Up-hill with the HILL-model?

YouKnow goes to Next Learning 2017: you could say, the most important event in the Netherlands in the field of learning and innovating. In addition to themes such as ‘personalized learning’ and ‘VUCA and learning’, one of the themes of 2017 is ‘changing learning design’, in which the term ‘HILL-model’ by Filip Dochy (2015) regularly cycles on the website. Maybe I should be a bit ashamed as a Learning Specialist, but I can confess that I had not heard of this model before! I hope you didn’t either! In this blog I explain what that HILL-model entails, and of course I give my own opinion about the model.

The term HILL stands for High Impact Learning that Lasts. The model was developed as a result of research into how the impact of learning in an organization can be strengthened. The HILL-model comprises seven building blocks for high-impact learning. The more building blocks, the stronger the building, says Dochy.

  1. Urgency. According to Dochy, learning must start from a sense of urgency: with an experienced problem or gap. Learning is not an end in itself, but a means to increase performance.
    2. Leaner agency. The learner must experience sufficient ‘learner control’. This ensures confidence in one’s own abilities and ensures lasting motivation for the learner. There must be room for making mistakes and for reflection.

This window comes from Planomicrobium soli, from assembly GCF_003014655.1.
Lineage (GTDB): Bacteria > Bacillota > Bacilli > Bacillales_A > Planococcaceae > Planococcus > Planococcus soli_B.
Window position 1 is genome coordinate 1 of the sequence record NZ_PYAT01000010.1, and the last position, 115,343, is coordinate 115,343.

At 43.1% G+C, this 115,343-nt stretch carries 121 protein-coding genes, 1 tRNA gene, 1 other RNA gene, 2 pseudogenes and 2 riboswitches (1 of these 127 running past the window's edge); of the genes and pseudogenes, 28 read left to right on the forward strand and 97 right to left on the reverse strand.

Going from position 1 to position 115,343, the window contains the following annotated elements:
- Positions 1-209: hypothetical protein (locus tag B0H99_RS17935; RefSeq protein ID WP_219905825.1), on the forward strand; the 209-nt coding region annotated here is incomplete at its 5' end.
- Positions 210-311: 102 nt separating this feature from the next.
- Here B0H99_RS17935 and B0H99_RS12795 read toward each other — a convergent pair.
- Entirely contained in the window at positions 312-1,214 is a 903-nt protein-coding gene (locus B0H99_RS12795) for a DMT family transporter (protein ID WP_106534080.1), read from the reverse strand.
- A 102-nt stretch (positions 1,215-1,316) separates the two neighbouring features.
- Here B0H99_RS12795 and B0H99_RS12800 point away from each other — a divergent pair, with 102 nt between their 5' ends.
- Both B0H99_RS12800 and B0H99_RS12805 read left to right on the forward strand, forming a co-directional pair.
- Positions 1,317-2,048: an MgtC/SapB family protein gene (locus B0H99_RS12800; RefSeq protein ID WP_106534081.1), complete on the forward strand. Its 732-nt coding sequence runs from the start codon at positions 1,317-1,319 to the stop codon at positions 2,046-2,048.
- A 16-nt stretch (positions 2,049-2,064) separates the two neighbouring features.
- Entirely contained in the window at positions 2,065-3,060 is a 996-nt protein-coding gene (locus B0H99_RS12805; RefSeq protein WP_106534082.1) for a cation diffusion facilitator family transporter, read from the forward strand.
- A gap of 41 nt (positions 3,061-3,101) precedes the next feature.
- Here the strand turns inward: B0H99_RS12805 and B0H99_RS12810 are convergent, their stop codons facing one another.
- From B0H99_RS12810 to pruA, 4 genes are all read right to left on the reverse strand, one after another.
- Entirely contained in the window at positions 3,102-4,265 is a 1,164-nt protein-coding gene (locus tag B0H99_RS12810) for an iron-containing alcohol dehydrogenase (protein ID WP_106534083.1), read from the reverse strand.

3. Collaboration and coaching. Learning takes place in a network with social interactions: collaboration in communities, and coaching by experts. The condition is that the learner feels safe and has a shared responsibility for the results.
    4. Hybrid learning. To be able to learn maximally, combinations of didactic methods and learning activities are necessary: ​​for example, integration of online and face-to-face learning, and a mix of asynchronous and synchronous activities.
    5. Action and knowledge sharing. The learner should mainly apply his knowledge in authentic situations. The sharing of knowledge is reciprocal and should take place just-in-time.
    6. Formal and informal learning. Learning often takes place spontaneously, informally. A learning environment should stimulate this.
    7. Assessment as learning. Assessments should be part of the learning process, should be more formative. Summative tests create extrinsic motivation and stress moments instead of learning moments.

My exploration of this HILL-model went pretty down-hill: We have known all the principles / building blocks for a long time! I also miss the latest insights in learning and innovation, such as learning analytics. So, this model is anything but innovative. But the most important thing is that the model with its building blocks can offer people insight. And of course it is nice that, with this gained knowledge, I will not look bad on Next Learning :-)

Do I meet you there?

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